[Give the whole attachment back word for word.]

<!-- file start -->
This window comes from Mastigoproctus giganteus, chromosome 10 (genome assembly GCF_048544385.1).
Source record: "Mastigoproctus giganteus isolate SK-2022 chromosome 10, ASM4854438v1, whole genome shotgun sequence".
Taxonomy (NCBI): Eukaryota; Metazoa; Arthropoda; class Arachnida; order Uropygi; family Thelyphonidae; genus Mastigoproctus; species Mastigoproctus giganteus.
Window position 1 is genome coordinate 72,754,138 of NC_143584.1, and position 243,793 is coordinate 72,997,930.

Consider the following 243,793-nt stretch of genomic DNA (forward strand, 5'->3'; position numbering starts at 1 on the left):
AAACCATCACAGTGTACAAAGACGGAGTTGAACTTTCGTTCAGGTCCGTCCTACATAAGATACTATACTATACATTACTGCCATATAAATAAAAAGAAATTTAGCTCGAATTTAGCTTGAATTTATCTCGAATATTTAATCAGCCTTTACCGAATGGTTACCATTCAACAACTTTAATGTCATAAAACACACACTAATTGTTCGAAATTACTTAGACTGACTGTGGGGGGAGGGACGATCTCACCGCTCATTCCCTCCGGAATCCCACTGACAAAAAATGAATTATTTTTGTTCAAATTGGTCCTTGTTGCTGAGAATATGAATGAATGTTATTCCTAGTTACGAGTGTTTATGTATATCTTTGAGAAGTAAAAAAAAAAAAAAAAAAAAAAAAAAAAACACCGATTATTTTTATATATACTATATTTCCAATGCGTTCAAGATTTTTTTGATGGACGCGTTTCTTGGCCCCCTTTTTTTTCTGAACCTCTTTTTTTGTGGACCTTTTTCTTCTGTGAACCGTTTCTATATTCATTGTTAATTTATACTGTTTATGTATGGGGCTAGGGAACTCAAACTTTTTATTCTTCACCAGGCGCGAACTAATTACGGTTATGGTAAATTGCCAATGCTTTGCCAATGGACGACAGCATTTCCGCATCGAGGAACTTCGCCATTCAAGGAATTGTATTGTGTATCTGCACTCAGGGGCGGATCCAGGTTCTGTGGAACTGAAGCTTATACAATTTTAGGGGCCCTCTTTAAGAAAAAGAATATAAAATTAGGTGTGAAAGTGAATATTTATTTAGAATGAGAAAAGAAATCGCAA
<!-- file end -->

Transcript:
This window comes from Mastigoproctus giganteus, chromosome 10 (genome assembly GCF_048544385.1).
Source record: "Mastigoproctus giganteus isolate SK-2022 chromosome 10, ASM4854438v1, whole genome shotgun sequence".
Taxonomy (NCBI): Eukaryota; Metazoa; Arthropoda; class Arachnida; order Uropygi; family Thelyphonidae; genus Mastigoproctus; species Mastigoproctus giganteus.
Window position 1 is genome coordinate 72,754,138 of NC_143584.1, and position 243,793 is coordinate 72,997,930.

Consider the following 243,793-nt stretch of genomic DNA (forward strand, 5'->3'; position numbering starts at 1 on the left):
AAACCATCACAGTGTACAAAGACGGAGTTGAACTTTCGTTCAGGTCCGTCCTACATAAGATACTATACTATACATTACTGCCATATAAATAAAAAGAAATTTAGCTCGAATTTAGCTTGAATTTATCTCGAATATTTAATCAGCCTTTACCGAATGGTTACCATTCAACAACTTTAATGTCATAAAACACACACTAATTGTTCGAAATTACTTAGACTGACTGTGGGGGGAGGGACGATCTCACCGCTCATTCCCTCCGGAATCCCACTGACAAAAAATGAATTATTTTTGTTCAAATTGGTCCTTGTTGCTGAGAATATGAATGAATGTTATTCCTAGTTACGAGTGTTTATGTATATCTTTGAGAAGTAAAAAAAAAAAAAAAAAAAAAAAAAAAAACACCGATTATTTTTATATATACTATATTTCCAATGCGTTCAAGATTTTTTTGATGGACGCGTTTCTTGGCCCCCTTTTTTTTCTGAACCTCTTTTTTTGTGGACCTTTTTCTTCTGTGAACCGTTTCTATATTCATTGTTAATTTATACTGTTTATGTATGGGGCTAGGGAACTCAAACTTTTTATTCTTCACCAGGCGCGAACTAATTACGGTTATGGTAAATTGCCAATGCTTTGCCAATGGACGACAGCATTTCCGCATCGAGGAACTTCGCCATTCAAGGAATTGTATTGTGTATCTGCACTCAGGGGCGGATCCAGGTTCTGTGGAACTGAAGCTTATACAATTTTAGGGGCCCTCTTTAAGAAAAAGAATATAAAATTAGGTGTGAAAGTGAATATTTATTTAGAATGAGAAAAGAAATCGCAA